Concerns May Lead to Airbnb Regulations in Massachusetts Cities | NECN
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Concerns May Lead to Airbnb Regulations in Massachusetts Cities

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    NEWSLETTERS

    While rentals through Airbnb are not commercial in nature, city officials in Boston and Cambridge, Massachusetts, are concerned about investors buying up property and are considering regulations. (Published Friday, Oct. 28, 2016)

    Alan Fincke has been renting out two rooms in his Cambridge, Massachusetts, home for the last three years, using the website Airbnb to do it.

    He's semi-retired and uses the extra money to help pay the bills, and he's enjoyed the company.

    "It's really opened up our two little rooms to the world travelers," said Fincke.

    But with the popularity of Airbnb and other websites that are used to share homes, there are growing concerns. In both Cambridge and Boston, city officials are looking at new regulations.

    "We have people looking at Airbnb as an investment opportunity," said Cambridge City Councilor Craig Kelley. "And they're not connected physically to that particular unit."

    Kelley says Fincke is not someone officials worry about because he's renting out rooms in his own home. But they are concerned about investors buying up properties and turning them into permanent short-term rentals, which can lead to a decrease in the housing stock and an increase in rent for local residents because of the tightened demand.

    "We have a lot of Airbnbs and in a market as tight as Cambridge I think it's reasonable to think that there is some negative impact on availability of market-rate long-term housing," said Kelley.

    In Boston, City Councilor Sal LaMattina tells necn there are hundreds of housing units being used as what he calls virtual hotels, making it difficult for residents to find affordable homes. Landlords are turning it into a full-fledged business.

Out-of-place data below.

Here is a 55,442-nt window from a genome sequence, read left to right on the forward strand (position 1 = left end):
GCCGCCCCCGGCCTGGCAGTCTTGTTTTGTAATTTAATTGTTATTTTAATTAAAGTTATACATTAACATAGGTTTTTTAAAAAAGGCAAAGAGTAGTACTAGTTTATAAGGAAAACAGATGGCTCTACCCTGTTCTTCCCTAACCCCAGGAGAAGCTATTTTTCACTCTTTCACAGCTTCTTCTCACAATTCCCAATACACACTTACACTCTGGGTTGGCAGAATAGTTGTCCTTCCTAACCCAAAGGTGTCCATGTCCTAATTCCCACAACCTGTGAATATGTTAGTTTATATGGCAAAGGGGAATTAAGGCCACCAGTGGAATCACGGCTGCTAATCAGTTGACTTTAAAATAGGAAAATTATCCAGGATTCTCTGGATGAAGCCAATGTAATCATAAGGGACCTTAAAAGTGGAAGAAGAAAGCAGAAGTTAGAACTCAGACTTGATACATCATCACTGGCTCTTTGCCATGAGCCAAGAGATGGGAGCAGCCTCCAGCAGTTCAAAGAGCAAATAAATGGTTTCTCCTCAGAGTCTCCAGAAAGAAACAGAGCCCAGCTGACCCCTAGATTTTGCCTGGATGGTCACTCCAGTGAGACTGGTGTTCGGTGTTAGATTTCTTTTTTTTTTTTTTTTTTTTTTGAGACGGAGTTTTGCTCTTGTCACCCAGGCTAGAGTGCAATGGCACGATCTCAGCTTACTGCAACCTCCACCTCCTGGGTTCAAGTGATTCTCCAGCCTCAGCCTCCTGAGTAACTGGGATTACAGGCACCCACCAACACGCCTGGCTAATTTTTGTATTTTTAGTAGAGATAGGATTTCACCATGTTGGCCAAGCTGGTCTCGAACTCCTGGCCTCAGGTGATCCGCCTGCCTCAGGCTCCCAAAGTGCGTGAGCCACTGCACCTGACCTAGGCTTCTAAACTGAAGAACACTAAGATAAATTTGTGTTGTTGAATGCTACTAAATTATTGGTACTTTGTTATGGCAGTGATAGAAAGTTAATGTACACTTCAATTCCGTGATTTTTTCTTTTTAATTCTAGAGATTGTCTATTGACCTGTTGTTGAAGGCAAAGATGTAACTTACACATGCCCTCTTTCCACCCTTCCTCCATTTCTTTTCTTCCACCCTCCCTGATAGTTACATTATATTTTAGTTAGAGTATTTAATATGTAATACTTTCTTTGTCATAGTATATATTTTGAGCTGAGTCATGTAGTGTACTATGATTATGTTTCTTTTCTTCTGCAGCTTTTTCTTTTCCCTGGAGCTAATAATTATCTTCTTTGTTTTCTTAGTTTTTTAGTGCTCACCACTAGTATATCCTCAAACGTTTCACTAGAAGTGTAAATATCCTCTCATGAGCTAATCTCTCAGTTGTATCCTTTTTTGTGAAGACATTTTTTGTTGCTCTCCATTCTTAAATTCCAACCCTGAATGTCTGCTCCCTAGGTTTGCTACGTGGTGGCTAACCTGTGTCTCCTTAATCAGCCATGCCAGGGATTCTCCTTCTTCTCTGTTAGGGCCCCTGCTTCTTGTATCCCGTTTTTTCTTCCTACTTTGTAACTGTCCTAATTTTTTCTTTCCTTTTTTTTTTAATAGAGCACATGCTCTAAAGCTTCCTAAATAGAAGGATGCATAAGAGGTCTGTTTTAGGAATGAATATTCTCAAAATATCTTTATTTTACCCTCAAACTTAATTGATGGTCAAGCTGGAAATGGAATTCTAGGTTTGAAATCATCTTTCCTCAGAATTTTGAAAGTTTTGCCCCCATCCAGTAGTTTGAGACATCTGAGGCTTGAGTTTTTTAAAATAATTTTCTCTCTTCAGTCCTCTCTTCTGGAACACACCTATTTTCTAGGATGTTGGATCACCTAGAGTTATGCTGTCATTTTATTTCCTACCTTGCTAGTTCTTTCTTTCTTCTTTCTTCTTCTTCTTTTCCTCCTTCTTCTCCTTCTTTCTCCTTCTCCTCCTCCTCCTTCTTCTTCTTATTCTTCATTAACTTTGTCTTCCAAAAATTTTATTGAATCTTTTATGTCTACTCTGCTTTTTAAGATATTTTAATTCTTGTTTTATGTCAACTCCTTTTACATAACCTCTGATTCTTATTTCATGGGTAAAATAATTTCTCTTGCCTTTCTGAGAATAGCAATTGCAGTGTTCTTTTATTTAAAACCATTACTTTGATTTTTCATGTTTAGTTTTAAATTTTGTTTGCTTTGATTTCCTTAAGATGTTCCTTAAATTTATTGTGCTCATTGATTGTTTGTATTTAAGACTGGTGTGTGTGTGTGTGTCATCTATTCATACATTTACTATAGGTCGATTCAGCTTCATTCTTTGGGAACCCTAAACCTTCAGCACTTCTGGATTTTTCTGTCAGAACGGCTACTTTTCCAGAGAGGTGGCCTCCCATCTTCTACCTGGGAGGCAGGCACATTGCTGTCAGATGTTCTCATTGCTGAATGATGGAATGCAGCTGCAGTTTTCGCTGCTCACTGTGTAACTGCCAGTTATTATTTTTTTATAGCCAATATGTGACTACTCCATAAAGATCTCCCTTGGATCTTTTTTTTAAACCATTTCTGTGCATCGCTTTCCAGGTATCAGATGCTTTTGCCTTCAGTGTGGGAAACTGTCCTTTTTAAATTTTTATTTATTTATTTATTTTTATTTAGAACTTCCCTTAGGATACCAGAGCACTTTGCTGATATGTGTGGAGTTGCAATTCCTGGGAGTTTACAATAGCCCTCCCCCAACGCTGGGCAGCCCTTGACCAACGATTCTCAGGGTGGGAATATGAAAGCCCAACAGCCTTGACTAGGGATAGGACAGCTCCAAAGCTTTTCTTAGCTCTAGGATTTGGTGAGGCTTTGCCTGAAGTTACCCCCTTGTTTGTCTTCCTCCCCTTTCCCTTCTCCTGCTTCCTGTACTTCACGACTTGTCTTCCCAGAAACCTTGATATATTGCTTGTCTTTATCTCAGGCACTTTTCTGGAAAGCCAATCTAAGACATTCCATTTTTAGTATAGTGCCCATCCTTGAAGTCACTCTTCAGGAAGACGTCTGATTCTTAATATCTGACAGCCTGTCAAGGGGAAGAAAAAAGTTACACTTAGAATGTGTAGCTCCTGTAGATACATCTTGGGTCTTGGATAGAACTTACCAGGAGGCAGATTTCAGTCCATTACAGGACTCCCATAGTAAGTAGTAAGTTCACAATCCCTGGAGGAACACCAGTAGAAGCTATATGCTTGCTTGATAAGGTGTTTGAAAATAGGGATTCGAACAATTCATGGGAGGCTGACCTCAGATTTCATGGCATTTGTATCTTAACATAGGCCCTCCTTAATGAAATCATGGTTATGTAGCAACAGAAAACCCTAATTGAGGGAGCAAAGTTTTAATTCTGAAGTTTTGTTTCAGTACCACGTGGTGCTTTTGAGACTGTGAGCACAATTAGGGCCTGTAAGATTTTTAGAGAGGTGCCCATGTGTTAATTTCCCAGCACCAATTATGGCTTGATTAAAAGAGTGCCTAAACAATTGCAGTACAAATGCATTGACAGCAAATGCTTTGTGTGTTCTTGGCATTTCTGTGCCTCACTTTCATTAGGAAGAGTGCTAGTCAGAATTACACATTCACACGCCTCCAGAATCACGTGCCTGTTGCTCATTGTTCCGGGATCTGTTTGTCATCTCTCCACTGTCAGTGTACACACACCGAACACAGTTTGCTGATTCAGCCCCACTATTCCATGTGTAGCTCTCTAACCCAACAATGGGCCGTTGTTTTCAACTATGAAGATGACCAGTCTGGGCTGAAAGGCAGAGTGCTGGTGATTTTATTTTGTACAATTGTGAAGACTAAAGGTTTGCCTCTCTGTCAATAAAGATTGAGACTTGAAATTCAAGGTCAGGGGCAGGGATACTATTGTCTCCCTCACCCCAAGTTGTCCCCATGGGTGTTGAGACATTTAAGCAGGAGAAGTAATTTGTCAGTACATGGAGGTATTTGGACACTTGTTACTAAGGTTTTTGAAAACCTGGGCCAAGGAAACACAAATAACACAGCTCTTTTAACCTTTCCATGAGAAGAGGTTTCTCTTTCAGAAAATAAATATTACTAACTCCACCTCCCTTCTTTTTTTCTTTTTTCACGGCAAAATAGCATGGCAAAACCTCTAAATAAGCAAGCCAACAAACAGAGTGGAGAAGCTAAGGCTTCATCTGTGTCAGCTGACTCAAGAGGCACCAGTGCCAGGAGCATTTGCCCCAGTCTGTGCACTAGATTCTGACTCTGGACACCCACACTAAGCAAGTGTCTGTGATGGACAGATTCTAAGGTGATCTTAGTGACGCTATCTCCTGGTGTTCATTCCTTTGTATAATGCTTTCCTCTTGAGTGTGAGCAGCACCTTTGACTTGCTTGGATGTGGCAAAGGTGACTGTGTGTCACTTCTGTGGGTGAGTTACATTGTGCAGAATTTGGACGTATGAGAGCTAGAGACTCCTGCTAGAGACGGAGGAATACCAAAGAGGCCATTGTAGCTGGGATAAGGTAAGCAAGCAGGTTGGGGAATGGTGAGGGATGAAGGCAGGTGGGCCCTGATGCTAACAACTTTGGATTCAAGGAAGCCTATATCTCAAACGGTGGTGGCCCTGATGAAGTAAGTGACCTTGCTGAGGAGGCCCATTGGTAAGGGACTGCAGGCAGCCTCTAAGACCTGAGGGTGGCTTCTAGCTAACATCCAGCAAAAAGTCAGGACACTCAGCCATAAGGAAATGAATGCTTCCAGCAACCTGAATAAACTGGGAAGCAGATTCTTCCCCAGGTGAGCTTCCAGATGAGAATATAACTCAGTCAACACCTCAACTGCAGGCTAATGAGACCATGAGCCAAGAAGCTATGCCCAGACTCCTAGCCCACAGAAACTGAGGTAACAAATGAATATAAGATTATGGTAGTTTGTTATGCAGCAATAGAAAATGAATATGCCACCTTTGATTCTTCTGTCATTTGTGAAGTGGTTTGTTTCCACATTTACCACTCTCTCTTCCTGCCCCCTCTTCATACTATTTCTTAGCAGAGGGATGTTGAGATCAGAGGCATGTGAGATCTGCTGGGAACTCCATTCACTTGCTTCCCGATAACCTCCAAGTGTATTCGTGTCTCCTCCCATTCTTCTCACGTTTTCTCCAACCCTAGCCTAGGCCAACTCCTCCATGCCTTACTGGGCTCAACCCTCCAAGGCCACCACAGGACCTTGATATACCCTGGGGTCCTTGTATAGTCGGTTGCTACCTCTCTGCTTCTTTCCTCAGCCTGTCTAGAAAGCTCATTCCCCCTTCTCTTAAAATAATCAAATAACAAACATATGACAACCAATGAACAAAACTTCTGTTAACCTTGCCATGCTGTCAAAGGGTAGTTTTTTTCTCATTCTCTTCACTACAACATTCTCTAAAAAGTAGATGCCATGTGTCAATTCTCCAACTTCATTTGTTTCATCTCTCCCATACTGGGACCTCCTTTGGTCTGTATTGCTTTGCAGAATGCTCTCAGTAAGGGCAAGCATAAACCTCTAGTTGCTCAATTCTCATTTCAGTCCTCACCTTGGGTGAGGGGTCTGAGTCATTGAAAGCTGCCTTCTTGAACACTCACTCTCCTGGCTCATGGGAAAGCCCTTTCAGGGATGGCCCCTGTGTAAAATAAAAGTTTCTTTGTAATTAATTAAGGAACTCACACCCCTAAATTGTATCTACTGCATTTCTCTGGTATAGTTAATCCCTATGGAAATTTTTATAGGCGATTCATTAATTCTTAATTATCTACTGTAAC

A spokesperson for Airbnb tells necn the problem is not systemic, and in Boston for example, only about 5 percent of the listings are being used for commercial purposes.

    "We believe focusing on a certain and minute number of listings unfairly represents how the average and the large majority of our Massachusetts hosts use the platform -- which is typically less than 40 days per year," said Crystal Davis in a statement from the company. "The typical Boston and Cambridge family is using home sharing to pay their bills, save for retirement or reinvest in their homes. Wherever we work with lawmakers, we rely on lessons learned in cities where Airbnb is a good neighbor. In Massachusetts, we've had a number of collaborative conversations about sensible regulation, fair taxation and we will continue on that path."

    The Boston City Council is planning a meeting next month to discuss new regulations. Cambridge had a meeting Wednesday night about the same issue. But new rules for Airbnb are not imminent.

    "I just hope that when regulations come out, that they're not going to have a dampening effect on Airbnb hosts in the city," said Fincke.

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